Deep Neck Lifting
Neck rejuvenation surgery
Approaching the neck during face and neck lifting surgery can be done in a number of ways. The mainstay approach is a deep plane facelift, using incisions which are placed around the sideburns in front of the ear, as well as behind the ear. This allows access to the platysma muscle (the “turkey neck muscle”) which can then be pulled backwards and upwards in order to tighten the neck.
Other components of the neck and under chin area
However, in many people, their necks are not sufficiently improved with this manoeuvre alone. The reason for this is the that the shape of the neck can be affected by not only by sagging soft tissues (that can be pulled up) but also by deeper layers of firmer tissues that need direct surgery. These tissues lie between the skin and the floor of the mouth, under the chin. They are composed deeper muscles, fat compartments and also the submandibular salivary glands, which over time and with age, can start to hang down and contribute to the fullness in the neck. This adds additional volume to the neck and needs to be addressed separately from a lower face/neck lift to adequately re-shape and rejuvenate this area.
How do I know if I have “deep neck” volume?
A good way of determining whether or not you have the deep neck structures that are contributing to the fullness and shape of your neck, is to compare a photograph taken from the side with you lying down against one of you standing up (also from the same side view). If your neck does not change significantly in shape when comparing the lying down version with the standing up version, and there is still some fullness to the neck, then it is likely that the reason for the fullness is due to deep volume presence in the neck and the under chin area. As mentioned above, this can only be reshaped and improved with deep neck surgery, accessed from a separate incision under the chin.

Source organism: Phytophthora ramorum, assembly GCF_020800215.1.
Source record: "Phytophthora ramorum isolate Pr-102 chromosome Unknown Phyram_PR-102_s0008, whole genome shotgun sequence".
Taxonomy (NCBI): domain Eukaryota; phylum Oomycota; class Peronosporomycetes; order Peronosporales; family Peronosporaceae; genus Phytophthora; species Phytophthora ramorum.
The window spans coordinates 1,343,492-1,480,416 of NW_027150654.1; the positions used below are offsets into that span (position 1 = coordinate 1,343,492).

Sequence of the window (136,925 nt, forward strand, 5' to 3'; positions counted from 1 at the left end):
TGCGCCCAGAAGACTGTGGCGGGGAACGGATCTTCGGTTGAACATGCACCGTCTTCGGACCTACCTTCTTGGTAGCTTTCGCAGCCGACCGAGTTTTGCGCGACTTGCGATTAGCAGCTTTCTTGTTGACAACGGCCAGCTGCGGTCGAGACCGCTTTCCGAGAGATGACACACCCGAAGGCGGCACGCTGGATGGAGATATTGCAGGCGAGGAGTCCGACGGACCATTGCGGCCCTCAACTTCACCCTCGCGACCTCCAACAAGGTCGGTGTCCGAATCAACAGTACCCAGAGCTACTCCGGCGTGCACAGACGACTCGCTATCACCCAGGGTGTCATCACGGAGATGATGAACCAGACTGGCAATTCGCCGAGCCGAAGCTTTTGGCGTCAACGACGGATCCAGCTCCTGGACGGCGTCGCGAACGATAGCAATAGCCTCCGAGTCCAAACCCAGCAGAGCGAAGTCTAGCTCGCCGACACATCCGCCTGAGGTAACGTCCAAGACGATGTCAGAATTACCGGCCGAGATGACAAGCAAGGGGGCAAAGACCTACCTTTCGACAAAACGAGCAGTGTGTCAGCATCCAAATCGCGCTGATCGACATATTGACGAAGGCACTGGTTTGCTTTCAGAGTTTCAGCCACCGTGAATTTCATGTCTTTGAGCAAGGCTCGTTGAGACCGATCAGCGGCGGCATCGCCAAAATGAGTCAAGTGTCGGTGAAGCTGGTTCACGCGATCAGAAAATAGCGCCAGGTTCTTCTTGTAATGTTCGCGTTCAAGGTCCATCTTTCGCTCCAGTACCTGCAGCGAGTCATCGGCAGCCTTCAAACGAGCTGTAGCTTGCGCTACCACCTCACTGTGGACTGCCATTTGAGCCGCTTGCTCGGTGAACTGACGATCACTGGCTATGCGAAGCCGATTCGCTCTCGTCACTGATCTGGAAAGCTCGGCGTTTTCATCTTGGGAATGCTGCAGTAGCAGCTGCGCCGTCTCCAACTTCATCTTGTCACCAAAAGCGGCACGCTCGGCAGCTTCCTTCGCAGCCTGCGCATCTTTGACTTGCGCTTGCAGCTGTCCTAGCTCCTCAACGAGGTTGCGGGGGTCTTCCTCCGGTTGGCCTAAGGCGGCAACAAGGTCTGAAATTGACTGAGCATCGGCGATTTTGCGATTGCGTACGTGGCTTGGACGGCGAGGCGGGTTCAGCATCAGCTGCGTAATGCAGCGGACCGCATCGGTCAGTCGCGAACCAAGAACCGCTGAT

How id deep neck surgery performed?
The surgery in the neck can be complex and would either be an additional procedure to a deep plane facelift, or alternatively in some people (particularly those with younger and good quality skin) a tremendous improvement can be achieved through the under-chin scar alone without the additional need for a deep plane facelift.
The structures that can be changed with a deep neck lift include the following:
The deep neck fat can be excised (fully or partially) to reduce the volume under the platysma muscle.
The digastric muscles can be tightened and/or can be reduced in size to further help reduce the volume of the neck.
The submandibular glands can be reduced in size if they are bulky or if they are hanging down below the level of the jawline, and therefore affecting the contour of the jawline and neck.
If you have a substantial amount of fat between the skin and platysma muscle, this can be directly removed, or removed using liposuction techniques.
The platysma muscle itself can be tightened by stitching either side together in the middle, and, if necessary, releasing any tightness with further incisions.
What are the effects of deep neck surgery?
As you can ascertain from above, deep neck surgery is somewhat complex, but it can transform the contour of someone’s jawline and neck, and enhance the result they would otherwise be able to achieve from a more traditional lower face/neck lifting approach.
There is no “right” operation but your individual decision on how to proceed will be a joint one with me, taking into account your expectations, your goals, your comfort with the surgical plan and acceptance of risk, as well as other factors. What is key, is to understand what expectations are realistic and what might be achievable with different approaches to rejuvenating the lower face and neck to enable you to make the best decision for yourself.